Definitely a great resource for your parents and for yourself:)

17 Tiffanie August 5, 2010 at 11:40 am

This book would be great for me! The past few months (after switching rooms) at the day care I work at, this little girl has had a very hard time and would just scream. Mom had a hard time too and it would break her heart to have to eventually leave. My main goal each day was to find something to distract her after just holding her for a while to help her calm down and to help her feel safe.

18 Deborah J. Stewart August 6, 2010 at 9:43 am

By taking the time to hold her and help her calm down – she was also bonding with you. That bond really helps the child with overcoming the separation from mommy.

19 ann August 5, 2010 at 2:44 pm

i had terrible seperation anxiety as a child, so i can relate well to my young students who are experiencing it. i try to comfort and distract, but at the same time show compassion and know that sometimes you just feel sad. usually letting that child help me in some way or work with something new will help.

20 Deborah J. Stewart August 6, 2010 at 9:42 am

I think it is amazing that your remember your struggle with separation anxiety. What a great memory to use as a resource for helping and caring about others going through the same thing.

21 Jamie August 5, 2010 at 3:09 pm

My son is 26 months old and has been having a very difficult time leaving my side or watching me leave…even when he knows the person he is staying with. We weaned him off the pacifier after his second birthday because it was starting to interfere with his talking. After he was completely weaned, we noticed how much more stressed he is in situations where there are more kids, more people, and when my spouse and I have to leave. Even during playdates with other moms and their kids, he remains by my side and will not interact with any child his age. He is used to interacting with adults (parents, grandparents, close friends) so anytime a child comes near, he quickly runs to us. Anytime I leave the house to run an errand, he starts crying and says, “mommy!! mommy!!” and then starts crying…even if his Daddy is with him. It has gotten better since I emailed you Deborah, but we still feel like we don’t have some good solutions to help. I think this book will give us some great pointers! We currently own the No-Cry Sleep Solution book and used that in the early months.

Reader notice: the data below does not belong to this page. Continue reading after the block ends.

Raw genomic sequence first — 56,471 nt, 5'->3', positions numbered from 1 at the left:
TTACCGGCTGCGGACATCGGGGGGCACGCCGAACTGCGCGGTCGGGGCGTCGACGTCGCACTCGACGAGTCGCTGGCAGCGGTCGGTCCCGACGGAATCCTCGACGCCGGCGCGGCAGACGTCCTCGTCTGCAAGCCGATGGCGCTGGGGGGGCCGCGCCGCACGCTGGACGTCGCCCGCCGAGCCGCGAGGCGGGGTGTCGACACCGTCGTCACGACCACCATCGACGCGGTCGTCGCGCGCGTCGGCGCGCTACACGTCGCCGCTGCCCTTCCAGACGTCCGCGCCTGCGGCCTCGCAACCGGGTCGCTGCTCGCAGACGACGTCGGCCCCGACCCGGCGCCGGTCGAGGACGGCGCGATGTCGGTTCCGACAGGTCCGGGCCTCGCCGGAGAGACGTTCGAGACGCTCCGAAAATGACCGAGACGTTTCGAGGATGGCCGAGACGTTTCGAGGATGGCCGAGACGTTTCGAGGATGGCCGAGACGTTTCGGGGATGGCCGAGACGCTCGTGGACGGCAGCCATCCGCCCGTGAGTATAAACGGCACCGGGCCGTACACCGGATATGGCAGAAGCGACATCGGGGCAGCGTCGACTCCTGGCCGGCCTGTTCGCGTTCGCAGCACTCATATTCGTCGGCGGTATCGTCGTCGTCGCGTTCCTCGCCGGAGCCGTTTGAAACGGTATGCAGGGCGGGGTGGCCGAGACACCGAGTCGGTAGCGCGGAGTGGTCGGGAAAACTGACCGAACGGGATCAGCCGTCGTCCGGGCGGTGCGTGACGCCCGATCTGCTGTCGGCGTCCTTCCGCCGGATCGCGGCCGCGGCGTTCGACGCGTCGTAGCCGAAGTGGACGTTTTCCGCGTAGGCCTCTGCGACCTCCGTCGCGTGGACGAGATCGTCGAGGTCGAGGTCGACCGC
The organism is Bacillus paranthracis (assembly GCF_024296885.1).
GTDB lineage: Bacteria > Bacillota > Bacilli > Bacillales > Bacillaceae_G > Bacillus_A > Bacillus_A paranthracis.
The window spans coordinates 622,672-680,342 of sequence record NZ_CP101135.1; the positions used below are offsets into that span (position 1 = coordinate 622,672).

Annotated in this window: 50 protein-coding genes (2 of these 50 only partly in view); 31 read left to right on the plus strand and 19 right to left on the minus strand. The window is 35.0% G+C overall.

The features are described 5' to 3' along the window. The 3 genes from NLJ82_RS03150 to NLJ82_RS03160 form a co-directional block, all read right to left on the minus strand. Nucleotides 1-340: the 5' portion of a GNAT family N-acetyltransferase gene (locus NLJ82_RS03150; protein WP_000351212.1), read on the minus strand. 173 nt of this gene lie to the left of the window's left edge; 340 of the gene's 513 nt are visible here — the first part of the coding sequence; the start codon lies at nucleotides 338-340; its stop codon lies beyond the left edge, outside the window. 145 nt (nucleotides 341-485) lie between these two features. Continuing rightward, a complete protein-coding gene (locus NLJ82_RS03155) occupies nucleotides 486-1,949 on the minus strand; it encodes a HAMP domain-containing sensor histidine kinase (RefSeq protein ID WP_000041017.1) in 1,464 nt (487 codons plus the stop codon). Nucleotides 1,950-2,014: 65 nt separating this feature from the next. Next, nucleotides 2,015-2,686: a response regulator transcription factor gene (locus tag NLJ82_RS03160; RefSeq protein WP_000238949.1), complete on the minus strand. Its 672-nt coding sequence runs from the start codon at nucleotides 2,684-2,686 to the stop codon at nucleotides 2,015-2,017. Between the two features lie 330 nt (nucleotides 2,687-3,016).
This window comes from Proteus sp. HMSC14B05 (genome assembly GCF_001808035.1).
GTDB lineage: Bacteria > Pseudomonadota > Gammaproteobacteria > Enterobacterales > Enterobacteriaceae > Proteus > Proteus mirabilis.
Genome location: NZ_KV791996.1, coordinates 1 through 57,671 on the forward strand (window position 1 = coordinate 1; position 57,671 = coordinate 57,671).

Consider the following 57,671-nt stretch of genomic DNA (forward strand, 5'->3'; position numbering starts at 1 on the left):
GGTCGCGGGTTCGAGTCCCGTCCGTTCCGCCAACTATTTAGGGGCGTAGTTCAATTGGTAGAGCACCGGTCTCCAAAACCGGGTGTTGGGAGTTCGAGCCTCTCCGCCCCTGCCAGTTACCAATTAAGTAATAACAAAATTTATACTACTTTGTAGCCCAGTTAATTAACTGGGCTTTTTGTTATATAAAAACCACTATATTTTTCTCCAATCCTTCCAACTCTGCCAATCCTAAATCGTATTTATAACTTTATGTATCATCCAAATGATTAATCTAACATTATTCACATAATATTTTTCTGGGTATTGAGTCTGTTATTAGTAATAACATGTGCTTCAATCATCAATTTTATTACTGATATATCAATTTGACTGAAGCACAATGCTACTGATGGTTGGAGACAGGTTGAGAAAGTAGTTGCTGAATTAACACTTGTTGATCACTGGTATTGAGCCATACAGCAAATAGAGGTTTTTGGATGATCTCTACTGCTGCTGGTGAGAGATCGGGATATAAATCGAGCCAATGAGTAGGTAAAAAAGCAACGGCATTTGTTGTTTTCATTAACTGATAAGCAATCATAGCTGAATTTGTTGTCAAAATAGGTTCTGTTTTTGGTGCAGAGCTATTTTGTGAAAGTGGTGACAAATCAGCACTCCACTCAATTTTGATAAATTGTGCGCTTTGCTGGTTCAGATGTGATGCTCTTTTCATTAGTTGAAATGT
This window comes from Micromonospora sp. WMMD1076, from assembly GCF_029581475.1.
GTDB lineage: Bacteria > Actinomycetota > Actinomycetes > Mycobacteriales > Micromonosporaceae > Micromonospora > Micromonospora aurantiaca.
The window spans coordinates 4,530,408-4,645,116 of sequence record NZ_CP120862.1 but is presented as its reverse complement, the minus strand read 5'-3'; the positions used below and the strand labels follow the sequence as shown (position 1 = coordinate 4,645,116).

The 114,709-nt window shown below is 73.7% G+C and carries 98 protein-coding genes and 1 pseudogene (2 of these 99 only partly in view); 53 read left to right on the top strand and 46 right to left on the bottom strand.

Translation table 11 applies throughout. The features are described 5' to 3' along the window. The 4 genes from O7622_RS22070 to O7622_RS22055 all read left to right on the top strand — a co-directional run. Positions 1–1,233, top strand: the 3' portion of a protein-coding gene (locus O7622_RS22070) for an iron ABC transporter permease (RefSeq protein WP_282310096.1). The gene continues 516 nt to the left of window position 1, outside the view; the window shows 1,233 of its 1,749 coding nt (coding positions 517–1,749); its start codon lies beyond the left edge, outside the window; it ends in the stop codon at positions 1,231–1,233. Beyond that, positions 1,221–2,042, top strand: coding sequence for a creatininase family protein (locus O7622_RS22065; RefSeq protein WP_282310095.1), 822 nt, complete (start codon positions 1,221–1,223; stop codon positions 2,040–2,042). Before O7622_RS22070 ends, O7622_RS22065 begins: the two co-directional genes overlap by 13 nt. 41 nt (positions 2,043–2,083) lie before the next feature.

22 Deborah J. Stewart August 6, 2010 at 9:41 am

Hi Jamie,
I am glad to hear that your have seen some improvement. I hope you will be able to get a copy of the book and find the suggestions helpful. Hang in there – with your support and help it wont be long before your little one will happily running off to play.

23 Jennifer P. August 5, 2010 at 4:47 pm

M did great going to preschool but I’m super nervous about the transition to kindergarten at a new school. She’s been very clingy this summer.

24 Deborah J. Stewart August 6, 2010 at 9:39 am

Let me encourage you to relax too – the more anxiety you feel, the more your child will feel:)

25 niki August 5, 2010 at 8:59 pm

My own child had no trouble whatsoever transitioning to preschool–he didn’t even say goodbye on his first day!

So a few years later when I began teaching preschool myself (I had previously been an elementary teacher before I was a mommy) I was in for a BIG surprise! My students (2 1/2-3 year olds) are almost all struck with separation anxiety. Now in my class I ask all the kiddos to bring in a teddy bear or beloved stuffed friend to school for the whole first week of school. Then the children are allowed to bring their buddy in until September is over. Every day there are fewer buddies coming. We do a teddy bear theme the entire month and read lots of stories about our cuddly companions.

I would love to read this book; I’ll bet it is a goldmine of ideas for those exceptionally hard to soothe kiddos.

ndisilvio @ gmail .com

26 Deborah J. Stewart August 6, 2010 at 9:38 am

I think the book offers great insight – especially in circumstances such as yours – you would find many opportunities to put into action what you are learning.

27 Fish B August 5, 2010 at 10:28 pm

AHHH! I am so thrilled to have found this post – there are some really great ideas on here.
My 4 1/2 year old little boy has a lot of trouble with separation anxiety. It has always been a struggle for us to leave him with a caretaker (be it at Mother’s Day Out, church, or other caregivers). In April, I went to India for 10 days and both he and my 2 1/2 year old (who transitions more easily) have both struggled since then. When I get my purse they ask, “Are you going to India”? In September they will start new classrooms with new teachers. I know they will have some anxiety about what to expect. I would love to have this book as a resource and will definitely try some of these coping situations to help it be less stressful for each of them.